|Getting around historic Mexico City is convenient and inexpensive.|
Mexico City is vast and complex, but also warmly welcoming. It’s a vibrant and colorful mosaic of ancient culture, fabulous food and passionate people. Where to start? We tapped Mexico City specialist Ben Gritzewsky, of Frosch, to guide us around the city.
This is the historical heart of Mexico City, home to the grand Plaza de la Constitution, Palacio Nacional, and Catedral Metropolitana. Gran Hotel Cuidad de Mexico is Gritzewsky’s top choice: “Romantic rooms, stunning Tiffany stained-glass ceiling illuminating the Art Nouveau atrium, and a beautiful top-floor restaurant overlooking the Zocalo,” he says. Tip: The third-floor Executive Junior and Master suites have balconies and the best plaza views. Agents can contact Reservations Manager Daniel Gonzales for bookings. Gritzewsky also recommends Holiday Inn Zocalo: “The rooms are small but economical and comfortable, and the rooftop terrace is great for drinks and a snack.” Tip: Dine at Casa de las Sirenas, set in a 16th-century building behind the cathedral with an outdoor terrace and extensive tequila selection.
Around Alameda Central Park, Gritzewsky’s top place to stay is Hotel de Cortes, a former monastery converted into a boutique hotel and renovated recently in modern Mexican minimalist style. Most rooms look to the inner stone courtyard. Opt for a Junior Deluxe Suite with a separate living area. Note: The rooftop terrace is great for cocktails, but it gets noisy with music late into the evening on some nights. Cecilia Valverde is the sales manager.
Gritzewsky also suggests Fiesta Inn Parque Alameda and Hilton Reforma as cheaper options. Dine at Los Girasoles on charming Plaza Tolsa, the historical Cafe de Tacuba, and Sanborns Casa de Azulejos set in another colonial palace. Note: Museums in the area include the must-see Palace of Fine Arts, National Art Museum, San Carlos Museum, Franz Mayer Museum and the new Museo de Arte Popular.
Classic statues, grand monuments, shopping, restaurants and nightlife are the cornerstones of these neighboring uptown areas. Gritzewsky recommends The St. Regis Mexico City and its Diana restaurant and bar: “Sleek, spectacular and state-of-the-art in every way, the best hotel in town,” he says. Opt for one of the 22 Grand Deluxe Rooms on the 12th and 14th floors for panoramic views of the city. Contact Director of Sales and Marketing Tiago Sarmento. Dine at El Tizoncito for excellent tacos; Fonda del Refugio is always popular.
“These two leafy neighborhoods are full of Art Deco and Art Nouveau houses and apartments,” says Gritzewsky, “as well as cutting-edge urban architecture, lots of galleries, boutiques, sidewalk cafes, and some of the city’s most pleasant parks.” His top hotel choice: Condesa DF, a stylish and contemporary reinvention of an early 20th-century mansion with 40 rooms and suites. Rooms on the third floor have the best views of neighboring Espana Park. There’s an atrium restaurant, and a sexy rooftop lounge serving cocktails and sushi. Contact Director of Sales Nacho Zuloaga.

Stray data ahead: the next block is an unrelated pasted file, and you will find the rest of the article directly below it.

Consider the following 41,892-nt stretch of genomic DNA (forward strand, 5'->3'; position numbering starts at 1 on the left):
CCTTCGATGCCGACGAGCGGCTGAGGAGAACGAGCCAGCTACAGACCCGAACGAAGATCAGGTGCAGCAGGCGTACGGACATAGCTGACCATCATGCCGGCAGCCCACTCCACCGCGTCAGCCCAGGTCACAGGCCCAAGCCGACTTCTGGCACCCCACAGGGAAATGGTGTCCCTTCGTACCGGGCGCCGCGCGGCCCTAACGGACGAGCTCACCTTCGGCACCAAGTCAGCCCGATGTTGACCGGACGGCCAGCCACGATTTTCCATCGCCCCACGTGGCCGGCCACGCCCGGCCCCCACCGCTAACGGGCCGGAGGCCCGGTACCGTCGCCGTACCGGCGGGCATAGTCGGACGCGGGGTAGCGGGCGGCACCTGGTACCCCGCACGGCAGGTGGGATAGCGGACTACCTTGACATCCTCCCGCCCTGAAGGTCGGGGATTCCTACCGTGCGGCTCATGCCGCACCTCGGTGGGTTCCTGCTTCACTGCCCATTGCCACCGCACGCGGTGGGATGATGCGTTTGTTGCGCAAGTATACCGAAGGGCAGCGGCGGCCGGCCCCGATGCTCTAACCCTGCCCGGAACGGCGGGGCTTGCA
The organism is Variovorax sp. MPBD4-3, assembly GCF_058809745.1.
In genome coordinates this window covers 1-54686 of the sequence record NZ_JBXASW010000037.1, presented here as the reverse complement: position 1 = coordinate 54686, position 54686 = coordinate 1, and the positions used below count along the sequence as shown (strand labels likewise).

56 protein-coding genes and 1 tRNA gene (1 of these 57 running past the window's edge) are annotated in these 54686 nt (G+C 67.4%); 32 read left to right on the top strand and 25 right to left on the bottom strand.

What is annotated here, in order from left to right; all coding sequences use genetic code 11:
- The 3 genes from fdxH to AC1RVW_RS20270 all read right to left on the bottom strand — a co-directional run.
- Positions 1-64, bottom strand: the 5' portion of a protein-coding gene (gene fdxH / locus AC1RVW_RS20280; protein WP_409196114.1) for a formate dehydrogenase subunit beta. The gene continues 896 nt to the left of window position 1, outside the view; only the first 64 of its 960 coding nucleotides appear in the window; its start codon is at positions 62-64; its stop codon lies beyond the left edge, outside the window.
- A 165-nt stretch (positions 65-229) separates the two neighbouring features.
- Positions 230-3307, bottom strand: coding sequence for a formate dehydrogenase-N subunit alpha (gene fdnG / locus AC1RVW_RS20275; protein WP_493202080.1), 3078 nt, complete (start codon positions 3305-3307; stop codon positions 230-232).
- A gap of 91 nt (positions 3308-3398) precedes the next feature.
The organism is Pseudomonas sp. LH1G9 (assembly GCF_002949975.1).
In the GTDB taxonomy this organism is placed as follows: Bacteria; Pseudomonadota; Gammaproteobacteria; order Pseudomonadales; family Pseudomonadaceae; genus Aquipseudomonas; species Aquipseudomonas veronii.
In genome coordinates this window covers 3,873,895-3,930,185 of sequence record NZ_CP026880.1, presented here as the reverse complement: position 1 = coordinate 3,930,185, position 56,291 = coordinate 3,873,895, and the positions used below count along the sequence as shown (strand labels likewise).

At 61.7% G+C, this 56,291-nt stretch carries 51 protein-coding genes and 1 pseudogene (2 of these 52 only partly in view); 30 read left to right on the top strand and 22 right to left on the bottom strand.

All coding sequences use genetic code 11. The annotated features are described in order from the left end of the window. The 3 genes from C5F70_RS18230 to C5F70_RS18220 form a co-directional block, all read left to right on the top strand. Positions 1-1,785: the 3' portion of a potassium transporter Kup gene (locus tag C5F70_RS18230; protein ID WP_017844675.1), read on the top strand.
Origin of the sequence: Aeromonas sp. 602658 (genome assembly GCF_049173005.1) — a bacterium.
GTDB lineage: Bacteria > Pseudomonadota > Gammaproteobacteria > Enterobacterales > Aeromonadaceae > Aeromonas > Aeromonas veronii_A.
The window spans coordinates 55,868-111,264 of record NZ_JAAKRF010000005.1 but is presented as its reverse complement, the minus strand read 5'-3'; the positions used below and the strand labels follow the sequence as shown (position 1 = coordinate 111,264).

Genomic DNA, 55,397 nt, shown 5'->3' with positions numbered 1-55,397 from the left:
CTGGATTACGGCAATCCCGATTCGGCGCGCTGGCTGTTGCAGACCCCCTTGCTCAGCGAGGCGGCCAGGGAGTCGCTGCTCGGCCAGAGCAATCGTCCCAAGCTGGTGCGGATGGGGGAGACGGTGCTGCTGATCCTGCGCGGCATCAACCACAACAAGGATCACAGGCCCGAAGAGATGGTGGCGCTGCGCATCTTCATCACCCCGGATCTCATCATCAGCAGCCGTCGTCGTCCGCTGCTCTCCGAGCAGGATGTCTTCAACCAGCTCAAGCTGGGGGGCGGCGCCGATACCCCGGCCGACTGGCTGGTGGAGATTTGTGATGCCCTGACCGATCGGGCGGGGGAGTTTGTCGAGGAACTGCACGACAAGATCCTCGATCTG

Gritzewsky also recommends Hotel La Casona, a small and charming hotel filled with antiques, and designed on a literary/musical theme. No suites, but room #18 has a balcony and room #23 is light and spacious. Contact Sales Manager Teresa Velez.
Dine at Contramar for great seafood, while Casa Lamm (www.galeriacasalamm.com.mx) is an art school, bookstore and restaurant under one roof.
Las Alcobas is Gritzewsky’s favorite Mexico City hotel: “Chic, posh and high-tech, but also cozy and friendly,” he says. The 35 stylish rooms and suites are custom-designed (viva Yabu Pushelberg!) and the suites have wraparound terraces with unobstructed city views. Don’t miss dining in the new Dulce Patria restaurant by celebrity chef Martha Ortiz. Contact Director of Sales and Marketing Mara Franco.
Gritzewsky also recommends the classic Hotel Habita and JW Marriott Hotel Mexico City, whose “corner rooms have floor-to-ceiling views of the polo field and park.” Dine at Pujol by star chef, Enrique Olvera, and D.O., an excellent Spanish tapas y tinto restaurant by Chef Pablo San Roman. Chapultepec Park is home to such museums as the must-see National Museum of Anthropology.
Stay at the modern 14-floor Camino Real Pedregal and visit Frida Kahlo’s iconic blue house, and the twin home-studio she shared with Diego Rivera. Don’t miss the Leon Trotsky house-museum where the Russian revolutionary was murdered in 1940, Dolores Olmedo Museum, and the astonishing Museo Anahuacalli, designed as an Aztec temple by Rivera to house his huge collection of pre-Columbian ceramics. The Bazar Sabado sells crafts from all over Mexico.
“This area reminds me of La Defense in Paris,” says Gritzewsky, “a high-tech suburb of contemporary architecture, residential towers, upscale malls and lots of hot new restaurants.”
Gritzewsky’s pick is the funky new Hotel Distrito Capital with guestrooms on the 25th to 28th floors of a tower. Opt for a corner suite with a bathtub overlooking the city. Contact Sales Manager Karla Jiminez. Dine at XAAC, a Basque/Mayan fusion restaurant.
|High-tech yet cozy, Las Alcobas is Mexico City’s current hot hotel.|